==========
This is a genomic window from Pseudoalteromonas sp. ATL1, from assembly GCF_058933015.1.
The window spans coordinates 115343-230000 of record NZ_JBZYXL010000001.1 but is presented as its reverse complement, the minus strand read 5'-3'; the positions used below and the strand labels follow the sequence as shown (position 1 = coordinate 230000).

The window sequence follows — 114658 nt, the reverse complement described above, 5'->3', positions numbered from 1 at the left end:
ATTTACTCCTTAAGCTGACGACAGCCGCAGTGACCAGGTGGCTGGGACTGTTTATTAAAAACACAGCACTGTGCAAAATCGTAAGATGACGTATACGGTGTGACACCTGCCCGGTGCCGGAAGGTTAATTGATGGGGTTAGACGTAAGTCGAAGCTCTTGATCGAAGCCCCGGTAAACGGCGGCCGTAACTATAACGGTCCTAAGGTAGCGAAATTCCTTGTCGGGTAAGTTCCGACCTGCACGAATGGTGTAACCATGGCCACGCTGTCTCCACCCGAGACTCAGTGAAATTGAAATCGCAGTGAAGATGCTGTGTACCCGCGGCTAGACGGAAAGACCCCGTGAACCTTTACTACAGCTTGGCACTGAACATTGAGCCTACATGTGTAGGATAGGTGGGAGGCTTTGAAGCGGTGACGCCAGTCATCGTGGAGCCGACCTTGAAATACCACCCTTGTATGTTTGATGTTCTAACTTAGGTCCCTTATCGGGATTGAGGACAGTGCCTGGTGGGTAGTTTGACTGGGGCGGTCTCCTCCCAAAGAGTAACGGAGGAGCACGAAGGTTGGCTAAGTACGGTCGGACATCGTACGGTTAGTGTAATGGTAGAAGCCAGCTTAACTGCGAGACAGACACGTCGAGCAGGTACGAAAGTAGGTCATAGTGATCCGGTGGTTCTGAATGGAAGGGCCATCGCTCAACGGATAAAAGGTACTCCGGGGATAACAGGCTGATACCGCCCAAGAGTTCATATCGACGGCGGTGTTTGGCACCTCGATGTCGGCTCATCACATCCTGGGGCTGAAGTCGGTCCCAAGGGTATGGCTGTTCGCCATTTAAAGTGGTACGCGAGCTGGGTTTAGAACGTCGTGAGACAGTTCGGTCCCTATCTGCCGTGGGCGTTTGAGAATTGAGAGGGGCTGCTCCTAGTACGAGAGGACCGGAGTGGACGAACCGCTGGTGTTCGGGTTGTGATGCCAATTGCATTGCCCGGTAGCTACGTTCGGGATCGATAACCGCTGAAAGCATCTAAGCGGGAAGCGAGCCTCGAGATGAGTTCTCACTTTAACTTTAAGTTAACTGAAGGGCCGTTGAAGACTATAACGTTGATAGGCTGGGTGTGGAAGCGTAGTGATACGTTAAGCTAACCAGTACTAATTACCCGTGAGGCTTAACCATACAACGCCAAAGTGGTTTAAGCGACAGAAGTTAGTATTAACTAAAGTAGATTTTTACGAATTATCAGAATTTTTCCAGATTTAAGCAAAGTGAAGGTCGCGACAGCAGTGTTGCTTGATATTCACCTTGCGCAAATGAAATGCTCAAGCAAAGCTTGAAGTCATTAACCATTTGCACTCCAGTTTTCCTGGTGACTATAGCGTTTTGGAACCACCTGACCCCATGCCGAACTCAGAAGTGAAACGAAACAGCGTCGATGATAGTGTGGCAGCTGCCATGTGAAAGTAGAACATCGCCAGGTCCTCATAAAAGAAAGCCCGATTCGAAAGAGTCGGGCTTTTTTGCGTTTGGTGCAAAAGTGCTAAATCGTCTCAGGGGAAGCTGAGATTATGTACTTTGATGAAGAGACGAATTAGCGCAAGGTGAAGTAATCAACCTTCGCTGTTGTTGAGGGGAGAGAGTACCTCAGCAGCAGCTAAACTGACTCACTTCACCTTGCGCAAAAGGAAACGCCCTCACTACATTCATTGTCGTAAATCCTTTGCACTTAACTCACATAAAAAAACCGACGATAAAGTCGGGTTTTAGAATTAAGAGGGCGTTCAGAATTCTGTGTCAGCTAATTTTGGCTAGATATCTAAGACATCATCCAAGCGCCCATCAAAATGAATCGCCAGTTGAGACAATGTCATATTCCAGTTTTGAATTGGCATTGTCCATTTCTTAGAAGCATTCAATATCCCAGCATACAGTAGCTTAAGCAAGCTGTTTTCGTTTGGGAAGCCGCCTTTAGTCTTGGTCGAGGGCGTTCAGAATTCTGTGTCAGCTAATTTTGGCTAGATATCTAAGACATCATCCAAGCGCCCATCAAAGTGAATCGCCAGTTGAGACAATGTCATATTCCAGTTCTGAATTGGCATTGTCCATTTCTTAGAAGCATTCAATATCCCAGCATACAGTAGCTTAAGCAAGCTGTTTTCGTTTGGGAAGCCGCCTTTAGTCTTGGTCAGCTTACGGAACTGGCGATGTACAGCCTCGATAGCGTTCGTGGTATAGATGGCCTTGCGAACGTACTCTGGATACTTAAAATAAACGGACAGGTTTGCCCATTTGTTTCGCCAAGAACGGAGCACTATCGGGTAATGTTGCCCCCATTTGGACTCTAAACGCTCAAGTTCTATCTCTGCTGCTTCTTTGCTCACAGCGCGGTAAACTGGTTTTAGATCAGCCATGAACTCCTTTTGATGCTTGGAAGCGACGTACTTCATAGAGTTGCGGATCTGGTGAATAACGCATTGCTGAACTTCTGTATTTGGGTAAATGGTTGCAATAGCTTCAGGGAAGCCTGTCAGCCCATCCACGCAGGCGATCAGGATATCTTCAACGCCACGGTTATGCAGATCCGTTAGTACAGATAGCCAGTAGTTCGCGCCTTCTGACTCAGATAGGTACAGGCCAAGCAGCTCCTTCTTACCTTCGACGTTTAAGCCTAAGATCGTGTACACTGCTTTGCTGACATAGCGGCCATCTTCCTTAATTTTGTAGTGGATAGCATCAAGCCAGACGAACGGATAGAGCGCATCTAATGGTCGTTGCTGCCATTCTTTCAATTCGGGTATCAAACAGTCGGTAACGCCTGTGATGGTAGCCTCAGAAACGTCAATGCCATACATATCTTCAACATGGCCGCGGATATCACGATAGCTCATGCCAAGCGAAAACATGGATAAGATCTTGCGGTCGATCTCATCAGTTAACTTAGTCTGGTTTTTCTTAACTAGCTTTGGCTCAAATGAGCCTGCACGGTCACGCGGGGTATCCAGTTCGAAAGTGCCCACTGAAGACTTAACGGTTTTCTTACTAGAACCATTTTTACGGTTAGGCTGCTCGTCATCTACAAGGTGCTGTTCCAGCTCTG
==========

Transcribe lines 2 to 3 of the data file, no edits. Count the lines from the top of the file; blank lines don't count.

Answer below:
The window spans coordinates 115343-230000 of record NZ_JBZYXL010000001.1 but is presented as its reverse complement, the minus strand read 5'-3'; the positions used below and the strand labels follow the sequence as shown (position 1 = coordinate 230000).

The window sequence follows — 114658 nt, the reverse complement described above, 5'->3', positions numbered from 1 at the left end: